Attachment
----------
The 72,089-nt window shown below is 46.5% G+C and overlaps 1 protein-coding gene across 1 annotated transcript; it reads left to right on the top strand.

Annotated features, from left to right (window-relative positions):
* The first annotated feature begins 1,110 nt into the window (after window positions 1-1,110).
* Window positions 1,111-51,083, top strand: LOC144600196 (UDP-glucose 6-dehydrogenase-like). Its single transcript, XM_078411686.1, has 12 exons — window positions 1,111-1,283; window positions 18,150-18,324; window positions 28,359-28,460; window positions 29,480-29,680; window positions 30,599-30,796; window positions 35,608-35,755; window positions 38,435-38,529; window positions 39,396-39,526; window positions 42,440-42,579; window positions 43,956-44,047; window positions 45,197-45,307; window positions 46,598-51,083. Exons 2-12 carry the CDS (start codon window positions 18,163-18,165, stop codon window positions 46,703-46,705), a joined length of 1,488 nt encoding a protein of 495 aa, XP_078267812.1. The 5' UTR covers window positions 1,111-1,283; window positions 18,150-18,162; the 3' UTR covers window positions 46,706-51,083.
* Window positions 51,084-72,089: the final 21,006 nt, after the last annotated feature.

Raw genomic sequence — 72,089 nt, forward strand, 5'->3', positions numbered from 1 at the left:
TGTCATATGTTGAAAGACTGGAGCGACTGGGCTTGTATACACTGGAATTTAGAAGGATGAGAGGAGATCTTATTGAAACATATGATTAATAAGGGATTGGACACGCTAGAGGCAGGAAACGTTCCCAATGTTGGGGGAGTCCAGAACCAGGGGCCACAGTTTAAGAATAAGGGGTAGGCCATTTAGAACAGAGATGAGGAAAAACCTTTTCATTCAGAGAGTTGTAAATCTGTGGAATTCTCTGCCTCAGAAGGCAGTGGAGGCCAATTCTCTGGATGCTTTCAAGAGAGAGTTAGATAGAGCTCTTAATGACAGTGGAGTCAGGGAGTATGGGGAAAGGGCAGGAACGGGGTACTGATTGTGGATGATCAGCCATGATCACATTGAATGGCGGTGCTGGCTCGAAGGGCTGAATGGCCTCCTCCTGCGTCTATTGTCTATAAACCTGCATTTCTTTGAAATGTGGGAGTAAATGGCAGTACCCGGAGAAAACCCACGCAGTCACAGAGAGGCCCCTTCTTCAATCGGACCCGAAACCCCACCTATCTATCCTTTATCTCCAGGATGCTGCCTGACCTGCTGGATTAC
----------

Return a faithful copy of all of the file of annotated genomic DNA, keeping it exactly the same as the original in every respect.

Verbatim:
The 72,089-nt window shown below is 46.5% G+C and overlaps 1 protein-coding gene across 1 annotated transcript; it reads left to right on the top strand.

Annotated features, from left to right (window-relative positions):
* The first annotated feature begins 1,110 nt into the window (after window positions 1-1,110).
* Window positions 1,111-51,083, top strand: LOC144600196 (UDP-glucose 6-dehydrogenase-like). Its single transcript, XM_078411686.1, has 12 exons — window positions 1,111-1,283; window positions 18,150-18,324; window positions 28,359-28,460; window positions 29,480-29,680; window positions 30,599-30,796; window positions 35,608-35,755; window positions 38,435-38,529; window positions 39,396-39,526; window positions 42,440-42,579; window positions 43,956-44,047; window positions 45,197-45,307; window positions 46,598-51,083. Exons 2-12 carry the CDS (start codon window positions 18,163-18,165, stop codon window positions 46,703-46,705), a joined length of 1,488 nt encoding a protein of 495 aa, XP_078267812.1. The 5' UTR covers window positions 1,111-1,283; window positions 18,150-18,162; the 3' UTR covers window positions 46,706-51,083.
* Window positions 51,084-72,089: the final 21,006 nt, after the last annotated feature.

Raw genomic sequence — 72,089 nt, forward strand, 5'->3', positions numbered from 1 at the left:
TGTCATATGTTGAAAGACTGGAGCGACTGGGCTTGTATACACTGGAATTTAGAAGGATGAGAGGAGATCTTATTGAAACATATGATTAATAAGGGATTGGACACGCTAGAGGCAGGAAACGTTCCCAATGTTGGGGGAGTCCAGAACCAGGGGCCACAGTTTAAGAATAAGGGGTAGGCCATTTAGAACAGAGATGAGGAAAAACCTTTTCATTCAGAGAGTTGTAAATCTGTGGAATTCTCTGCCTCAGAAGGCAGTGGAGGCCAATTCTCTGGATGCTTTCAAGAGAGAGTTAGATAGAGCTCTTAATGACAGTGGAGTCAGGGAGTATGGGGAAAGGGCAGGAACGGGGTACTGATTGTGGATGATCAGCCATGATCACATTGAATGGCGGTGCTGGCTCGAAGGGCTGAATGGCCTCCTCCTGCGTCTATTGTCTATAAACCTGCATTTCTTTGAAATGTGGGAGTAAATGGCAGTACCCGGAGAAAACCCACGCAGTCACAGAGAGGCCCCTTCTTCAATCGGACCCGAAACCCCACCTATCTATCCTTTATCTCCAGGATGCTGCCTGACCTGCTGGATTAC